MOM statement on Research Across Borders study
Is it true that over 60% of foreign domestic workers in Singapore are exploited?
No. In fact, 97% have no issues with their workload and want to continue working here.
A survey published in Nov 2017 claimed that over 60% of foreign domestic workers (FDWs) in Singapore were exploited. The survey, conducted by Research Across Borders (RAB), used a flawed methodology which resulted in biased and skewed outcomes. It made several unsubstantiated claims, of which two examples are appended below.
Claim #1: FDWs made to work excessive hours
Clarification: The survey depicts an inaccurate picture of the working conditions of FDWs here. It used an overly simplistic interpretation of the International Labour Organisation’s indicators of labour exploitation, one of which cites working for more than 12 daily working hours as an indication of excessive working days or hours.
RAB’s survey had calculated total working hours based on the reported times of starting work and ending work by FDW respondents. However, this calculation ignored the unique nature of domestic work, where work and personal time in the context of domestic work cannot be easily differentiated. For example, the FDW would have rest time in the day such as when they rest in between chores, and when they take their meals and shower.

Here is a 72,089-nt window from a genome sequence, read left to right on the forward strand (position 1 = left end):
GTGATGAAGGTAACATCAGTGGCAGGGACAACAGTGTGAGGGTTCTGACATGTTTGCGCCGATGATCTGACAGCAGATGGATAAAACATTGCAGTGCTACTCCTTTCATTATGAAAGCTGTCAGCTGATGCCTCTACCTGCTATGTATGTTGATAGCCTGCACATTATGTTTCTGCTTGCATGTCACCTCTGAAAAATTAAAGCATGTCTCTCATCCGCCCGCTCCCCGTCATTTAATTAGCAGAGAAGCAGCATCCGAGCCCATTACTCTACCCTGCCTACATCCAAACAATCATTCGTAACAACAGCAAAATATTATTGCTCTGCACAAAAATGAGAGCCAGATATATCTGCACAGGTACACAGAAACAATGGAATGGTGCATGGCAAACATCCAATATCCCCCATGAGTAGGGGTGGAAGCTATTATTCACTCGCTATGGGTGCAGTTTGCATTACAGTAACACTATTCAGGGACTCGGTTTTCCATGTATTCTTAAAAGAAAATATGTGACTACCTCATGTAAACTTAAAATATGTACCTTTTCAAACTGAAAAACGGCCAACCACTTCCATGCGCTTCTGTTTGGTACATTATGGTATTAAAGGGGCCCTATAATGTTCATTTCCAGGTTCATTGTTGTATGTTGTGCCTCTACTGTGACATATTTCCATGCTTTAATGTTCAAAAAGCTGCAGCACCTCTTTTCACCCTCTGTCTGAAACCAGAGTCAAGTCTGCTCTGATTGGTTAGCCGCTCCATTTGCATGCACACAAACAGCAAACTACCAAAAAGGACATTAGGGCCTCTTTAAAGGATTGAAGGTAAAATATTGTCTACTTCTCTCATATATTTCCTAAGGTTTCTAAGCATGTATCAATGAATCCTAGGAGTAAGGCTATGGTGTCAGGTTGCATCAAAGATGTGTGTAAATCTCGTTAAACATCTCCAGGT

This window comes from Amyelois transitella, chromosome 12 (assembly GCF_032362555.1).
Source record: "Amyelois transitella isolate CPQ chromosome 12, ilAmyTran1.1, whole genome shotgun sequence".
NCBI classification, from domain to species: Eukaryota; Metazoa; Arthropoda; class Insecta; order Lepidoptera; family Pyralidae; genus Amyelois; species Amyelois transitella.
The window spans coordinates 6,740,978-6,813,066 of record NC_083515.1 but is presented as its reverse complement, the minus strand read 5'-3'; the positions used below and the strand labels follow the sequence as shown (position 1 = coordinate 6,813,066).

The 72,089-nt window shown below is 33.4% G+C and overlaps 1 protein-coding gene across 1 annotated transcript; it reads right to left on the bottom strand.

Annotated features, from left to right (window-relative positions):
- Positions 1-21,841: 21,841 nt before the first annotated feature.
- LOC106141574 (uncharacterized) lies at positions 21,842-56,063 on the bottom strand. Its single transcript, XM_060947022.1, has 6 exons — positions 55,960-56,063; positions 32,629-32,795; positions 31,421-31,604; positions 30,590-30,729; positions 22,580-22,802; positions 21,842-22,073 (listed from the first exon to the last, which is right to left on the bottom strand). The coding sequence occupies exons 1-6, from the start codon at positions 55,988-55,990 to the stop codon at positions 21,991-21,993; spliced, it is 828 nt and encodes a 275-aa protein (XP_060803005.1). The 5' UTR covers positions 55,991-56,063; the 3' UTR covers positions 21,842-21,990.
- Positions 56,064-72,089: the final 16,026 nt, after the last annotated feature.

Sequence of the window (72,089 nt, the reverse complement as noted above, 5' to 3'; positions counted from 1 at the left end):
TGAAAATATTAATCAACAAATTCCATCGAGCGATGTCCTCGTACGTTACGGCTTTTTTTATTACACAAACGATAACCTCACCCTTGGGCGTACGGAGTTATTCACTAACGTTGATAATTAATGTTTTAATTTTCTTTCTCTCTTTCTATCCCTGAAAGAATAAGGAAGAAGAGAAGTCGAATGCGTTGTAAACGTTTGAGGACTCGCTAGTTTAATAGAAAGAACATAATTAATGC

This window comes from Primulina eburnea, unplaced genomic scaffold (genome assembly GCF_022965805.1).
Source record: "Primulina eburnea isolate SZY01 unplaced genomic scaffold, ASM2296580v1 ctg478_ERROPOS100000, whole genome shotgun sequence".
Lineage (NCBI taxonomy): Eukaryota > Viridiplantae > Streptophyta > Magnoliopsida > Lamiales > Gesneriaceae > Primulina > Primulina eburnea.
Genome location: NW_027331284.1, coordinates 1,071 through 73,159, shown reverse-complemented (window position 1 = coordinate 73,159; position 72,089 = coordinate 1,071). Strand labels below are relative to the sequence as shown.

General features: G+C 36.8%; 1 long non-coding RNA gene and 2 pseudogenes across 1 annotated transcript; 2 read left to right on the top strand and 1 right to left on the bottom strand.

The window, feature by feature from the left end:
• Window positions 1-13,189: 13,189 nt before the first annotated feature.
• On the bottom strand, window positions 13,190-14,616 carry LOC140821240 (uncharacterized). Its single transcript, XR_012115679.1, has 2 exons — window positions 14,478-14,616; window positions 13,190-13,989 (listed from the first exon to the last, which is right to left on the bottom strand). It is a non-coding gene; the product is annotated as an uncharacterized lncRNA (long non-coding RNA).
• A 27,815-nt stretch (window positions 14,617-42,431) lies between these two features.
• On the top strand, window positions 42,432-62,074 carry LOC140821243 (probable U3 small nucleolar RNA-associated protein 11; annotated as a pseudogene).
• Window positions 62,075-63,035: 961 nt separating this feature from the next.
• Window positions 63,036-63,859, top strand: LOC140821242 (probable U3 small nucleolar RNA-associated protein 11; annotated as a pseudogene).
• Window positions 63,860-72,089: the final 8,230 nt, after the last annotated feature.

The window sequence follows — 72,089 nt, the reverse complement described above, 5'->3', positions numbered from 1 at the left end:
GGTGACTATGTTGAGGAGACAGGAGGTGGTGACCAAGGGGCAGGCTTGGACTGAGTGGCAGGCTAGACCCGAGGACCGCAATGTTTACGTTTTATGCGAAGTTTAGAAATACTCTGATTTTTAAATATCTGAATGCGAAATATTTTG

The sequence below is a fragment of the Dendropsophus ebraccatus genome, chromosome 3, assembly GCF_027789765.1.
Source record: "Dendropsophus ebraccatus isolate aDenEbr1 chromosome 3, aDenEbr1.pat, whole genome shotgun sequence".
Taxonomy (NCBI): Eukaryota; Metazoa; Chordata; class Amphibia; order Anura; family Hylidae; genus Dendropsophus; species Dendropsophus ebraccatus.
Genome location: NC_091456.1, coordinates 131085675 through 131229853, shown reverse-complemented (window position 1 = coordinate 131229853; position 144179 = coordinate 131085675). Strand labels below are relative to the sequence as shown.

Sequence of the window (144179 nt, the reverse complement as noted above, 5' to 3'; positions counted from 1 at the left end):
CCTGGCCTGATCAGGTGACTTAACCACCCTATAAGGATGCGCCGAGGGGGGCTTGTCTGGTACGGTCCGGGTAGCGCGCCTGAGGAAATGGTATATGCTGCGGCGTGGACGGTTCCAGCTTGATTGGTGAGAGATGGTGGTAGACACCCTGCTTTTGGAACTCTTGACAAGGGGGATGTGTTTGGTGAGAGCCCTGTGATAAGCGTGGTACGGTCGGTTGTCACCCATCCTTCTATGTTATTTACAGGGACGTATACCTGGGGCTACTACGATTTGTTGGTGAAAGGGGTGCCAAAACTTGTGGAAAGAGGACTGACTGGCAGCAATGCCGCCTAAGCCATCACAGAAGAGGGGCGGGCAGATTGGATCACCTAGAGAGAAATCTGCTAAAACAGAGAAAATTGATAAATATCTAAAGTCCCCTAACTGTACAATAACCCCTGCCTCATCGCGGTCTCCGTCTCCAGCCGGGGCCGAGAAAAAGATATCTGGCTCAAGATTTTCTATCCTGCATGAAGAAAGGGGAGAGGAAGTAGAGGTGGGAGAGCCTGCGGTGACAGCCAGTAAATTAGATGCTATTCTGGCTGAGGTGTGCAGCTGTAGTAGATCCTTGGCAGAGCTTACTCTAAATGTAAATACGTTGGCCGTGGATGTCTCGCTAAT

It is therefore inaccurate and misleading for RAB to claim that FDWs work excessive hours, based on start and end time of their work days.
Claim #2: FDWs are being isolated and confined
Clarification: The survey conveniently concludes that FDWs are being isolated and confined if they need their employers’ permission to leave the house or return by a certain time on their rest days. This neglects to take into consideration the working and living arrangements of FDWs.
Under the Employment of Foreign Manpower Act, FDWs must stay with their employers at the address stated on their work permits. FDW employers are also responsible for the health, safety and well-being of their FDWs. For this reason, employers would want to be kept aware of their FDWs’ plans to leave or return to the household. This does not amount to isolation or confinement.
What is the real picture?
MOM’s survey of 1,000 FDWs in 2015 found that 97% were satisfied working here, would continue working here, and had no issues with workload. As at Sep 2017, about 2 in 3 (160,000) FDWs had worked in Singapore for over two years, and about 1 in 2 (110,000) for over four years.1 As can be seen, the RAB survey painted a misleading picture of the employment of FDWs here.
The Ministry of Manpower (MOM) had highlighted these misinterpretations to RAB researcher Anja Wessels in 2016 when she sought feedback from MOM on her preliminary analysis. Nevertheless, RAB proceeded to publish the inaccurate findings without correcting or addressing these misinterpretations.